WASHINGTON -- May 5, 2009 -- Caution ahead: stimulus slowdowns.
Drivers across the country will have to contend with far more roadwork -- and all the frustration that goes with it -- as states prepare to launch a spate of new highway projects this summer. The work is part of President Obama's $787 billion economic stimulus package and is meant to create jobs by repairing roads and bridges.
"People will see more construction. There's no question about it," says Brian Blanchard, the chief engineer for Florida's Department of Transportation. That work will begin at the same time more cars will likely be vying to squeeze onto the roads, because gas prices are expected to be lower this summer than they were last year, AAA spokesman Troy Green says.
All told, the stimulus will give states an extra $27 billion to repair roads and bridges, on top of roughly $42 billion in annual aid. Much of that will be spent during this summer's construction season, and at least $200 million worth of work has already started, says John Horsley, executive director of the American Association of State Highway and Transportation Officials.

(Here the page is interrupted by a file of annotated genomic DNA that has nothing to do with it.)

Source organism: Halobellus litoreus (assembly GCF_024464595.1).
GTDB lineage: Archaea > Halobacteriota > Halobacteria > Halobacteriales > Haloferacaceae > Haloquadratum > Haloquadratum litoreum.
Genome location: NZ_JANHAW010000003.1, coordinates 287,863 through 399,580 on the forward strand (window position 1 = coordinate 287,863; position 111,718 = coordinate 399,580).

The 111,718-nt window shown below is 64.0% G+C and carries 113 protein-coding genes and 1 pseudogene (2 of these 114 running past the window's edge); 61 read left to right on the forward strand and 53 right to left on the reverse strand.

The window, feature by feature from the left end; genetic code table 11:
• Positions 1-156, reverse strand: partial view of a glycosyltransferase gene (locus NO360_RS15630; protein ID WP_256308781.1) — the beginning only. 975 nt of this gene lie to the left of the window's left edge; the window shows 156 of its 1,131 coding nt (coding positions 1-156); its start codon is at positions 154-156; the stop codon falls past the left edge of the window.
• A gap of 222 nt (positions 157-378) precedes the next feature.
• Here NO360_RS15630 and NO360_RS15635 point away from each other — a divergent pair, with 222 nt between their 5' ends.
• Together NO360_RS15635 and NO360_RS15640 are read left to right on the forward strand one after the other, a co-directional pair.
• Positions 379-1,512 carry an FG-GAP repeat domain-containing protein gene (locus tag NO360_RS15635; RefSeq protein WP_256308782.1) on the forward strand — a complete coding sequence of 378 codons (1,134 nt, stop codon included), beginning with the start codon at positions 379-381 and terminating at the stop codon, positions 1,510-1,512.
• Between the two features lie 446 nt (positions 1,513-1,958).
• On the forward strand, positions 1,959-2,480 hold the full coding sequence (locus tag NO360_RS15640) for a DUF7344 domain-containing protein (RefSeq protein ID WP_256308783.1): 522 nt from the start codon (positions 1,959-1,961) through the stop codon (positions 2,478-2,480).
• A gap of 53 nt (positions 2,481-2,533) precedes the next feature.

Exactly where all those bottlenecks will be or how long they'll last isn't clear because states haven't yet decided on all their stimulus projects. But transportation officials say the huge influx of federal money inevitably will mean more work zones across the country:
• In Florida, the stimulus will mean another $1.3 billion worth of roadwork over the next two years, about 25 percent more than normal, Blanchard says. Much of it will go to small improvements the state put off in recent years because it didn't have enough money, including rebuilding a busy interchange on Miami's Dolphin Expressway, he says.
• Pennsylvania expects a "record building program" this summer, state transportation spokesman Rich Kirkpatrick says. Around Philadelphia, the volume of roadwork will be almost double what drivers have seen in recent years, including work on a bridge that carries I-95 near downtown. "We know there are going to be some challenges. We understand it's frustrating," he says.
• New York will increase spending by more than 60 percent this year, focusing on smaller road and bridge projects, says Tim Gilchrist, an adviser to Gov. David Paterson. "There will be an impact on the public, but it's creating jobs," Gilchrist says.
In other states, the extra money will make up for what could have been dramatic cutbacks. Missouri officials expected their construction spending to drop by nearly half over the next two years, but "the stimulus bought us another 12 to 18 months," says Transportation Director Pete Rahn.
States will try to minimize disruptions by requiring that work be done at night and not clumping projects too close together. "We know it's frustrating. We're drivers, too," says Texas Department of Transportation spokesman Chris Lippincott.